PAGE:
Catherine Rentz

Catherine Rentz

Filmmaker-in-Residence
Phone: (202) 329-1029
crentz@american.edu

I’m a journalist and documentary filmmaker in residence at American University in Washington DC. Here at the Investigative Reporting Workshop, I’ve worked as a co-producer and then producer on the PBS FRONTLINE documentaries Flying Cheap (2009), Flying Cheaper (2011), Lost in Detention (2011) and The Digital Campaign (2012 election special with PBS NewsHour) and as a reporter on The Education of Michelle Rhee (2013).  I also produce long-form investigations for the New York Times, NPR and other media. 

At Hedrick Smith Productions, I worked as a researcher, associate producer and then field producer on the PBS FRONTLINE documentaries Can You Afford to Retire? (2006), Spying on the Home Front (2007) and Poisoned Waters (2009).

I have degrees in journalism from The University of Missouri (MA) and finance from The University of Texas at Austin (BBA with a minor in French). I spent an amazing year in France studying at a business school called l’École supérieure de commerce de Paris. While in graduate school, I worked at IRE’s National Institute of Computer-Assisted Reporting and at the Indianapolis Star with a Pulliam fellowship. Born and raised in Texas, I’ve lived in the Washington D.C. region since 2006. 

Stories written by Catherine Rentz

Recent News

Obama’s weak approach to pardons

When it comes to the pardon power, President Obama is still more talk than action. According to the most recent Justice Department data, he has granted only one pardon for every 29 petitions that have come before him, fewer than any of the past seven presidents. Last week, he signed 22 commutations, but his record on those is even more dismal because he has such a staggering backlog, the biggest of any president in U.S. history. It is a backlog that he and his administration invited.

Incubating new economic models for journalism.

Latest from iLab

Fighting in-house censorship

One of the occupational hazards for investigative reporters everywhere is internal censorship. So what can you do, as an individual journalist, if it appears that the great, exciting, investigative story you’ve been quietly exploring and finally have pitched is getting yawns or worse, pushback from your editor?

The future of TV news

Viewers nationwide mostly get local traffic, crime, weather and sports news, while local investigative reporting about the powers that be — and straight talk, facts and figures about the serious 21st century issues we all face  — generally have become endangered species.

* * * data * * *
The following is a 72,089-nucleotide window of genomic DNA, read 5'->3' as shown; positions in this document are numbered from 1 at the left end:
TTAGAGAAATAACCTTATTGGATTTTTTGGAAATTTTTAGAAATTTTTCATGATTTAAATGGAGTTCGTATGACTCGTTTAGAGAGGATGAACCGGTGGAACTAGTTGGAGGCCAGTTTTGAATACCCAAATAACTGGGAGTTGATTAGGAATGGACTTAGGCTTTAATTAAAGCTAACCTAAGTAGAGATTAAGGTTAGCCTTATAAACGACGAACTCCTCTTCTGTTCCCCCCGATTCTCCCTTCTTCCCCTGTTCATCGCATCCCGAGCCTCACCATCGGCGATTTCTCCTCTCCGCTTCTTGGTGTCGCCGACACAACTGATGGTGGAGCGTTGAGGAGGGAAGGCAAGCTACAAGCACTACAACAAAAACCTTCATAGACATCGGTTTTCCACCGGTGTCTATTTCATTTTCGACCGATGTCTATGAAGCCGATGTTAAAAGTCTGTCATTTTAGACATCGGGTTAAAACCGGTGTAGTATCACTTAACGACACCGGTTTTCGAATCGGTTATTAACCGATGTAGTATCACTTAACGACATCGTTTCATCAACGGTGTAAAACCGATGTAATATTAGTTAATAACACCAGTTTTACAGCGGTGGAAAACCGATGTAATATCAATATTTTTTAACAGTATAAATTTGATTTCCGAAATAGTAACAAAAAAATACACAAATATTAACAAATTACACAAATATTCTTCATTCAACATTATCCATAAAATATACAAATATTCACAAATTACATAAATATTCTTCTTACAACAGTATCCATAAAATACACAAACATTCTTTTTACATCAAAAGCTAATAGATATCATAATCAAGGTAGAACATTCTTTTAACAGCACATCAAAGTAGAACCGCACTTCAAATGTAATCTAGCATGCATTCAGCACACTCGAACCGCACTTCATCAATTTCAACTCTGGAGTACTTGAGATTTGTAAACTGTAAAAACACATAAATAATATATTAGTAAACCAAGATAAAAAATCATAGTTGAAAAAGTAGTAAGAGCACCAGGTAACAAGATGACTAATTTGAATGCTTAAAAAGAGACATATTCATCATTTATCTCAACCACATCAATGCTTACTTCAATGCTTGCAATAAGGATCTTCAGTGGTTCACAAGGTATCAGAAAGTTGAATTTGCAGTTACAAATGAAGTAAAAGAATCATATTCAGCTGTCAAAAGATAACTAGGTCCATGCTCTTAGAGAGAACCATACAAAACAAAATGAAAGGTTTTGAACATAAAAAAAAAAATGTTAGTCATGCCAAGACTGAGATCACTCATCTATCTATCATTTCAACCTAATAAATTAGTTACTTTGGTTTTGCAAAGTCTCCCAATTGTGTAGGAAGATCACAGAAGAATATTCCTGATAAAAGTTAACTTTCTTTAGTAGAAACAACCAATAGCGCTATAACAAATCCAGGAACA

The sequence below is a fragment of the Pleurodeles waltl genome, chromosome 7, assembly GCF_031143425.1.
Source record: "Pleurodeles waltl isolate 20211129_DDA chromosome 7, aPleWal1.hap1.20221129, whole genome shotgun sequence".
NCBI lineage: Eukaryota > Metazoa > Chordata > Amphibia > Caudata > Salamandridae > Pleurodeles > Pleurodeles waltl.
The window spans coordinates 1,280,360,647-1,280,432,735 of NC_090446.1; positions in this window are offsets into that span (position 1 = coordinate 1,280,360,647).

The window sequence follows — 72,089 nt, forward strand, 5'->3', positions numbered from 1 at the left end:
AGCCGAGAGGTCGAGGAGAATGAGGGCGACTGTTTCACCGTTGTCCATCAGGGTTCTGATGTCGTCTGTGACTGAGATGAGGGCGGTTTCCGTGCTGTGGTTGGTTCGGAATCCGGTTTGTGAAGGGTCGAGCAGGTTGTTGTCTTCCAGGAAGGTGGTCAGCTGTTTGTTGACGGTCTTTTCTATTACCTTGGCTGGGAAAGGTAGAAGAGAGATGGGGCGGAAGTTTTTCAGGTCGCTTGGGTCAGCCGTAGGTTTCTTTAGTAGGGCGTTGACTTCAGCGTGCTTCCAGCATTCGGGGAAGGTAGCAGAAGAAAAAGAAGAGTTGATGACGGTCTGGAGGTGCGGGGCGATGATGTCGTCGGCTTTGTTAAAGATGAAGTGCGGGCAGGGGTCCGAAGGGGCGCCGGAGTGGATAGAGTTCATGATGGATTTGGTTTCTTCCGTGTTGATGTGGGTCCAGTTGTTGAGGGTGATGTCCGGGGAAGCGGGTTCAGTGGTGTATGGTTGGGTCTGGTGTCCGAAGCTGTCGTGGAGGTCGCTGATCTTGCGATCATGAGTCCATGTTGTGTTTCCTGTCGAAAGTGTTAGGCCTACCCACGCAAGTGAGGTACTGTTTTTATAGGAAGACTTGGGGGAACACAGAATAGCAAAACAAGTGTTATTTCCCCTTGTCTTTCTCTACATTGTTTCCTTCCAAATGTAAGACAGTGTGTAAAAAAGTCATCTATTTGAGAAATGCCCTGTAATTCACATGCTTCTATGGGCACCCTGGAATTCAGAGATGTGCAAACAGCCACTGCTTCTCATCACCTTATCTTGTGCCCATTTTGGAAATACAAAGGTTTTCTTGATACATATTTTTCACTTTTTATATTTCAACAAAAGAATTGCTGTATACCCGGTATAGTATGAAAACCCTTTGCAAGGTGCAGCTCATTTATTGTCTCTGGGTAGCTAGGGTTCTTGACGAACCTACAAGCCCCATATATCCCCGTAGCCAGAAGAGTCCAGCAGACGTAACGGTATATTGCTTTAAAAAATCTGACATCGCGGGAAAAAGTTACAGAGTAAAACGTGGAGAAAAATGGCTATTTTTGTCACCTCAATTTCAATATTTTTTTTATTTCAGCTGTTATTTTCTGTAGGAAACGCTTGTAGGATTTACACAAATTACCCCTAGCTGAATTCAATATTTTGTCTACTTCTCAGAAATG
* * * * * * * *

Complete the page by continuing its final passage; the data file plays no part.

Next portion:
Blogs

Most Recent Posts

What we're reading

Philip Meyer wrote " “Public Journalism and the Problem of Objectivity ” 20 years ago but it still offers lessons for the new digital age. 

Food safety: 'The Trouble with Chicken' airs in May

FRONTLINE investigates the spread of dangerous pathogens in our poultry — and why the U.S. food-safety system isn't stopping the threat. Preview our co-production, which airs May 12.

Small steps, real impact

We looked three investigations in which we contributed research and reporting to Washington Post teams and found three different outcomes. And very real impact.


Students help Post analyze decline of black wealth

Thanks to Workshop and AU students Danielle DeCourcey, Justin Warren, Pietro Lombardi, Mariam Baksh, Mel Jones, Miranda Strong and Moriah Balingit, and Northwestern student and Workshop intern Cathaleen Chen, for their work in today's Washington Post on the plight of the black middle-class in Prince George's County, Md. Today's piece is the second in a three-part series.

Donald receives 2014 Philip Meyer Award

The Workshop's data editor, David Donald, and a team at the Center for Public Integrity today received the first-place 2014 Philip Meyer Journalism Award from the National Institute for Computer-Assisted Reporting.

Partners

Workshop Partners

We publish online and in print, often teaming up with other news organizations. We're working now on a new program with FRONTLINE producers, to air later in the year, and on the "Years of Living Dangerously," a series on climate change that has begun airing on Showtime. A story last year on the use of solitary confinement in immigration detention centers was co-published with The New York Times. Our updates to our long-running BankTracker project, in which you can view the financial health of every bank and credit union in the country, have been published with msnbc.com, now nbcnews.com, and we co-published stories in our What Went Wrong series on the economy with The Philadelphia Inquirer and New America Media. Our graduate students are working as researchers with Washington Post reporters, and our new senior editor is a member of the Post's investigative team. Learn more on our partners page.

Projects

Investigating Power update

Investigating Power update

Profiles of notable journalists and their stories of key moments in U.S. history in the last 50 years can be found on the Investigating Power site. See Workshop Executive Editor Charles Lewis' latest video interviews as well as historic footage and timelines. You can also read more about the project and why we documented these groundbreaking examples of original, investigative journalism that helped shape or change public perceptions on key issues of our time, from civil rights to Iraq, here.